[London] Maria's Market Cafe at Borough Market

One of my must-visits when in Borough Market has to be Maria’s Market Café, which I consider to be one of long-standing businesses which constitute the heart-and-soul of the ever-evolving market.

Maria Moruzzi of Maria’s Market Cafe is Borough Market’s longest serving trader - her parents started Borough Café in 1961 on Park Street, a 5-minute jaunt from where she operates now. Maria reputedly cooks up the best bubble-and-squeak in the business.

Refer to the board for some helpful breakfast recommendations (leave your diet outside the door)

I chose the egg-bacon-black pudding-bubble and squeak combination, washed down with a mug of hot watered-down tea. It was a breakfast to end all breakfasts. I think it’s the ugliest, unhealthiest plate of sheer deliciousness I’d ever had in my life.

Absolutely loved this place for its sense of history and belonging.

Maria’s Market Café
Three Crowns Square, Borough Market
Stoney St, London SE1 9AA, United Kingdom
Opening hours: Mon-Thu 10am-5pm, Fri 10am-6pm.
Sat 8am-5pm, Closed on Sunday.


Bubble only seems to be a breakfast item in the London area. Up here, in the frozen northwest, it was (and is), Monday night dinner using the leftovers from the Sunday roast, frying the potato and cabbage together, to have with any meat and warmed up gravy. In this house, we don’t do too many Sunday roasts so, whenever there’s a call for bubble, it does mean making it from scratch.

As for the bubble at Maria’s, I remember it as a fine thing. I may not have done it justice as, the day we went, we’d had breakfast in the hotel. I did, of course, manfully, battle my way through a second brekkie, as best I could.

By the by, the fullest of Full English’s I recall was at the Bridge Cafe in Brentford in 2008. Very traditional greasy spoon caff, with old wooden bench seats (and I do mean old, not “retro”). It was still there last year, although I didnt try it as my hotel deal included breakfast. Assuming they still do the “Full Monty”, you’d be getting bacon, black pudding & white pudding, a sausage, beans, mushrooms, tomato, fried bread, fried egg, bubble & squeak, toast and coffee. It is the Mother of All Breakfasts.

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Bridge Café - I must go there the next time I visit London.

Had a big breakfast up at Kensal Rise last week - Bel & Nev - brought there by a couple of Londoner friends who lived round the block from it.

Had this for breakfast at 8.30am - I was full the rest of the day. :joy: :joy: :joy:


We’d prefer to think of black pudding as healthy for the soul.

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Start the day at the cafe. Walk it off going round Kew Gardens. You won’t need lunch. A proper afternoon tea at the Maids of Honour (opposite Kew). Turkish or Indian for dinner at Galata Pera or Pappadums - in adjacent premises on Ferry Quays (15 minutes walk from Kew towards the centre of Brentford).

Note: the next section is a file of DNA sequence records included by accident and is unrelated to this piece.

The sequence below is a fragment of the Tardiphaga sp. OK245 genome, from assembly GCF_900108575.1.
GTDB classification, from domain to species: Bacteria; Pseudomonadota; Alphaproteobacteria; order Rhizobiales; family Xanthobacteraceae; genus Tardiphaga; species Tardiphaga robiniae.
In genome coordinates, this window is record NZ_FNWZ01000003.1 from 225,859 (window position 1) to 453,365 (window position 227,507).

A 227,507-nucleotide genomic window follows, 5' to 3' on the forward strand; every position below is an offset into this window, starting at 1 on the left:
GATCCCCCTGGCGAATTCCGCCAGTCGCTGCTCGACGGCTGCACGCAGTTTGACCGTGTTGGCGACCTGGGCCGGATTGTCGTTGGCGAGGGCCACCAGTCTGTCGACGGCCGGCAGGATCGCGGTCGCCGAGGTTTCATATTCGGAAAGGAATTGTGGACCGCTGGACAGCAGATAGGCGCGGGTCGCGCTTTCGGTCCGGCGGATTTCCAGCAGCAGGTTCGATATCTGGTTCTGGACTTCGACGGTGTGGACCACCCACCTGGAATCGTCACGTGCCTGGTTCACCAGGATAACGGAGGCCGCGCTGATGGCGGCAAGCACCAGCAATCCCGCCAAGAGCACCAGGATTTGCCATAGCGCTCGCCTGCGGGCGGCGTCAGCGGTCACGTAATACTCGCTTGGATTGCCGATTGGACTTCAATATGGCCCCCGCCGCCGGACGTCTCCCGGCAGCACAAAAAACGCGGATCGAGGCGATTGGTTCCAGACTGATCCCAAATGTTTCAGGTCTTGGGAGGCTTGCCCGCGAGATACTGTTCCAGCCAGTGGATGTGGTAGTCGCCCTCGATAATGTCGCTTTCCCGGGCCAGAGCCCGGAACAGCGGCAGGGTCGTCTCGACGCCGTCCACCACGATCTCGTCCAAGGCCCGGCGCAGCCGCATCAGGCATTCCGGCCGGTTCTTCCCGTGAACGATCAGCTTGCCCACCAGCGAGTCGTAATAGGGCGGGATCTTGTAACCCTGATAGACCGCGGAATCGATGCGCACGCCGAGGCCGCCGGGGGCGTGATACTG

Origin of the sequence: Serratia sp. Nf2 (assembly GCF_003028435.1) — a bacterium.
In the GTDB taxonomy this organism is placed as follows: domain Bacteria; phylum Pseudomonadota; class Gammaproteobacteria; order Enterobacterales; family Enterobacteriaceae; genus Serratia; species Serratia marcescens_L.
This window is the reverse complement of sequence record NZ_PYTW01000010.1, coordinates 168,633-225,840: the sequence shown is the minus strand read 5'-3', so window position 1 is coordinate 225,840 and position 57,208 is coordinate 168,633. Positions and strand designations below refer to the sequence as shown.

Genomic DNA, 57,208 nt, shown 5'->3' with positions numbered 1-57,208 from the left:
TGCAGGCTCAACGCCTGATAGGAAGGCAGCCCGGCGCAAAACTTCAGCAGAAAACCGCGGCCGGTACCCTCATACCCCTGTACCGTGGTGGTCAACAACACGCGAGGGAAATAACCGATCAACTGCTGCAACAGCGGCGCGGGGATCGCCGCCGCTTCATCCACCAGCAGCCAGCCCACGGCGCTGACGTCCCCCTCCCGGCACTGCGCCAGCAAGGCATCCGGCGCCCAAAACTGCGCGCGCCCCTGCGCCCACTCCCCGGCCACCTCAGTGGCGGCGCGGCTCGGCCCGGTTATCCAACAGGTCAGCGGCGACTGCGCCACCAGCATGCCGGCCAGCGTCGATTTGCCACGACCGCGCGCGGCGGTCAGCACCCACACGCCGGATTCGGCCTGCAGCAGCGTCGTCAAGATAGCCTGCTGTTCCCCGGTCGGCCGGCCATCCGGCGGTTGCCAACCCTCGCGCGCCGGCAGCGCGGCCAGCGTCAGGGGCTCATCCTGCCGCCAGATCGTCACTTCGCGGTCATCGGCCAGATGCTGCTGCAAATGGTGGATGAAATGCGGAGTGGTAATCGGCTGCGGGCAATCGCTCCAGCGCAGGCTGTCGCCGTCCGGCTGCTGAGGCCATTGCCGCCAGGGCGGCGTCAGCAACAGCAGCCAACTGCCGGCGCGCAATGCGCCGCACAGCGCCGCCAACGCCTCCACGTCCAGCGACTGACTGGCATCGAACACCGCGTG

Reassuringly good eats in such an unpromising location.


Sounds very cool. Thanks for the ideas, John.

Maria and her mother brought about a dozen breakfasts into my nearby office a couple of times a week (no, not all for me) from 1986 to 1999, when my employer moved to a different location. After her mother died she toyed with the idea of moving to Italy, but luckily for us breakfasters she decided to stay. I now work only 10 minutes walk away, so I stop by from time to time to quality check the bubble etc. All is well!


To me, this observation so perfectly sums up the kind of place that I always hope to find – whether locally or when I get to travel.

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Man, I love me some English/Irish breakfast. We grazed at Borough Market a couple of days ago, but didn’t remember your high rec of Maria’s. May just have to revisit the market and have some bubble and squeak. Of course, must indulge in the usual 10 quid/btl of prosecco.

Last year March, we were wandering around SoHo one morning. Was hoping to grab a Chinese breakfast, but no restaurants in Chinatown were open yet. What’s up with that!?

We stumbled upon a deli/diner called Bar Bruno and tucked ourselves in amongst the tradesmen fueling up for an honest day’s work.

Not pictured, two huge thick hunks of toast. Wife had calves liver, bacon and chips. I had the full blown Bruno breakfast. A memorable breakfast for the two of us.